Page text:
Hate crime is a term that was born in the 1980's from journalists and policy advocates who were trying to describe crimes of bias against African Americans, Asians, and Jews. From there, the term hate crime expanded and an act was passed that required the tracking of hate crime statistics. These statistics can often be misleading due to the underreporting of hate crimes and the strict requirements surrounding what constitutes a hate crime. Gender based hate crime is the most prevalent, with African Americans being the largest racial group targeted by hate crime. Trends develop in the amount of hate crimes as seen by the recent upswing in hate crimes against Middle Easterners following the September 11, 2001 terrorist attacks. Police have responded to hate crime by changing their policies and creating new units to specifically target hate crime. There have been new laws created regarding hate crimes and an enhancement of their punishment in an effort to combat hate crime. Possible solutions to try to decrease hate crime focus on the early identification of young adults and juveniles who may be prone to commit these acts and the intervention and education of offenders. There must also be a focus on the tactics of law enforcement officers if hate crime is to be reduced.
A Study of Hate Crime
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To better determine how to respond to and handle hate crime, it helps to understand just what hate crime is. An example of hate crime from Shively and Mulford (2007) is, "In December 2000, in Brooklyn, New York, Mohammad Awad punched Chaim Spear while yelling obscenities and anti-Semitic remarks" (para. 1). This is a very basic example of what can be a very complex criminal act. Specific statistics on just how many hate crimes are committed can be a bit murky due to reporting methods, but one thing that can be gathered from the statistics is that hate crime is not going away anytime soon. Since hate crime is not going away, the appropriate response to hate crime from police and courts is more important than ever. The response of police and courts should also work towards solving the problem of hate crime. That can mean targeting hate crime in youth offenders and possibly preventing it or changing the tactics of law enforcement officers.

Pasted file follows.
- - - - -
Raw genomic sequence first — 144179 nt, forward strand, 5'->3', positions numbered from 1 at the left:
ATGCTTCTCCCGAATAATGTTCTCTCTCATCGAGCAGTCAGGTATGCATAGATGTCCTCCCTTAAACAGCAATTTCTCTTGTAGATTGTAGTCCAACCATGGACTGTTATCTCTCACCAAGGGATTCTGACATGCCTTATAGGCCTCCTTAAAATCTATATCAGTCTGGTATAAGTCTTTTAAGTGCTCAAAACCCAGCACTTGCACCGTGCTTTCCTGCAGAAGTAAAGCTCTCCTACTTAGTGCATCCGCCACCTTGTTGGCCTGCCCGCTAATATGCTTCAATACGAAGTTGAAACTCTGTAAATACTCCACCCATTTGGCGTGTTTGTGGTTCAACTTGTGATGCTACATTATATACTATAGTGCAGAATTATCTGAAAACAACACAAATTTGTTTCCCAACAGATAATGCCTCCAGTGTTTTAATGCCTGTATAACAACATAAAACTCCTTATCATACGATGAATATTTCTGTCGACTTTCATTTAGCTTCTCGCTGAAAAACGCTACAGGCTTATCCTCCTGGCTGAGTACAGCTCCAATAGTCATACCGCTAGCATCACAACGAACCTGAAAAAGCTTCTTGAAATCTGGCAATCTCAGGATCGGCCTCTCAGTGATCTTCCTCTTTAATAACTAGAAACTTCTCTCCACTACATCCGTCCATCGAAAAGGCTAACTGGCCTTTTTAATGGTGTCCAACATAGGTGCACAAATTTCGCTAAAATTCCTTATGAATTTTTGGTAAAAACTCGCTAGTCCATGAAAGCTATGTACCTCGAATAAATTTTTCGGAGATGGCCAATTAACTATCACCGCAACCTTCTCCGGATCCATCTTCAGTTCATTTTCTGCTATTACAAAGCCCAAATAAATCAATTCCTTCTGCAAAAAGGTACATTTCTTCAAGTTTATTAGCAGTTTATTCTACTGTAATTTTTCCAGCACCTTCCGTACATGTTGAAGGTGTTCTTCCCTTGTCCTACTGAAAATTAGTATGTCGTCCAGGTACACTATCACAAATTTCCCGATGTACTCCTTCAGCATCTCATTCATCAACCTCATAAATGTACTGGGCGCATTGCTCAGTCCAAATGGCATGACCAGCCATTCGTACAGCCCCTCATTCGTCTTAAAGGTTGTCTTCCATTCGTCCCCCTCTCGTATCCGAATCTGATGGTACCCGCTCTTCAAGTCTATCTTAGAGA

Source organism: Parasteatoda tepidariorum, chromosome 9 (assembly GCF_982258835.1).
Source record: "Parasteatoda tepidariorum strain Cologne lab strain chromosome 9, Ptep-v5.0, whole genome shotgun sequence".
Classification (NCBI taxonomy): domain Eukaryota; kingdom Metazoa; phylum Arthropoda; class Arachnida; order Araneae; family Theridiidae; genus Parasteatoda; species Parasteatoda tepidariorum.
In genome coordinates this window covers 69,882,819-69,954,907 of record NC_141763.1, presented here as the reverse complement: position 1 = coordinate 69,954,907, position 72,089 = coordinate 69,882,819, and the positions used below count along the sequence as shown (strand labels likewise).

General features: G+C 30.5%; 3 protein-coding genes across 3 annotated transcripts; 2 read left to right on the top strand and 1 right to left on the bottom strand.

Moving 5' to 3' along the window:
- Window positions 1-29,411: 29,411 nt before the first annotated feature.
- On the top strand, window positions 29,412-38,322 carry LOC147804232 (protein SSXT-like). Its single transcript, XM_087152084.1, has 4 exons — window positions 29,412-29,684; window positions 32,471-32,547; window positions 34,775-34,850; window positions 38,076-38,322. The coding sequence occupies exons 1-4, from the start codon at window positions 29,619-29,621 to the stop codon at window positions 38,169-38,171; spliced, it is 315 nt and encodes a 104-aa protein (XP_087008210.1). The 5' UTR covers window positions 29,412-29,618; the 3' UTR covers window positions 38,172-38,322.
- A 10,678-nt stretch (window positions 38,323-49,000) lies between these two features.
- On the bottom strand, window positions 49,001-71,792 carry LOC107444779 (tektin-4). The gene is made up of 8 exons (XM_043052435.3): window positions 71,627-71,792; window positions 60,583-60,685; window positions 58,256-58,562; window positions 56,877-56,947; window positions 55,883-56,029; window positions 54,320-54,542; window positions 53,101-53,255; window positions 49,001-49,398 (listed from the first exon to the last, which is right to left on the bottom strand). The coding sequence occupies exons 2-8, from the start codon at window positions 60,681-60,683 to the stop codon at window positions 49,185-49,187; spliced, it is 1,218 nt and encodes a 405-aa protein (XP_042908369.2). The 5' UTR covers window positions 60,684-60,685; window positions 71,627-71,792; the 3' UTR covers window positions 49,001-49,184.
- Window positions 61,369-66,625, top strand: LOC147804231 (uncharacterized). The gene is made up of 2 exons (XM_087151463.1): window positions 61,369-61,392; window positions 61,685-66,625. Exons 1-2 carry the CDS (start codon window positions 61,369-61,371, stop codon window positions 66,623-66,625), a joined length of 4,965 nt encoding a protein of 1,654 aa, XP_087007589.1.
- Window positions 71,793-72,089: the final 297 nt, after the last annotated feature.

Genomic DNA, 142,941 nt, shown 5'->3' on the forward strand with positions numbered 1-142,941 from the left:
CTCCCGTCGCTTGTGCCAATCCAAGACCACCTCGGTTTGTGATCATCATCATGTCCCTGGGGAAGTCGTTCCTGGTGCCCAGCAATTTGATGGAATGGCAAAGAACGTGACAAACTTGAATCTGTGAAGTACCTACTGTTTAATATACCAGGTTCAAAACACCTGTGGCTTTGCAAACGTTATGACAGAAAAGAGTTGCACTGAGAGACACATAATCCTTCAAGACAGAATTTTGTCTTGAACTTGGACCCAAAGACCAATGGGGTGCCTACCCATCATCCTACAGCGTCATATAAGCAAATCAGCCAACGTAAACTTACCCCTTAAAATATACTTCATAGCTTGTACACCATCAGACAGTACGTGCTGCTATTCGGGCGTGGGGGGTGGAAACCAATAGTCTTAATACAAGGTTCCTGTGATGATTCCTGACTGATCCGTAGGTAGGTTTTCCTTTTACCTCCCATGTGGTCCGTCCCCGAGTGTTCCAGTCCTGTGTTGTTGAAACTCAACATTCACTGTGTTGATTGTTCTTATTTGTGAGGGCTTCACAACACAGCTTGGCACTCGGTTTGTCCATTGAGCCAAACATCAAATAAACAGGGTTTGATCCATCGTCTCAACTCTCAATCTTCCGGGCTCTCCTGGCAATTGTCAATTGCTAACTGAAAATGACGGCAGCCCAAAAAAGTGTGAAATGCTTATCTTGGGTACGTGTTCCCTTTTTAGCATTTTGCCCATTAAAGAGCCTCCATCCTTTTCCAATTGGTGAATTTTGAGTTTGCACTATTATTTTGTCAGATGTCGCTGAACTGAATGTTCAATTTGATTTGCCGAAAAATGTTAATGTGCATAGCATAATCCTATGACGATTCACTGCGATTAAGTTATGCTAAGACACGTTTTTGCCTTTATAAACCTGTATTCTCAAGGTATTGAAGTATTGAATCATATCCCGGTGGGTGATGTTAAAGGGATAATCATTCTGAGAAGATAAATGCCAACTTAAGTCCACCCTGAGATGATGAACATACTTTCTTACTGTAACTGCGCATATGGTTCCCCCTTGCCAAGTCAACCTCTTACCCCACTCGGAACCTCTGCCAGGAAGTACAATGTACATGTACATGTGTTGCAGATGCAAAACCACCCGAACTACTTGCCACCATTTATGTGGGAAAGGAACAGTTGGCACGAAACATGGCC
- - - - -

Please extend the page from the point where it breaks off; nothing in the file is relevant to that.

When studying any problem, a good place to start is determining the origins of the problem. With that being said, hate crime has most likely been around as long as there have been people with differences in religion, race, or sexual orientation trying to live together. But, as pointed out by Shively and Mulford (2007), "The term "hate crime" was coined in the 1980's by journalists and policy advocates who were attempting to describe a series of incidents directed at African Americans, Asians, and Jews" (para. 26). The collection of statistics regarding hate crimes began in 1990. It was at this time that the Hate Crime Statistics Act was passed by Congress. The act as defined by Bartol and Bartol (2011), "Known as the Hate Crime Statistics Act, it requires data collection of violent attacks, intimidation, arson, or property damage that are directed at a person or group of persons because of race, religion, sexual orientation, or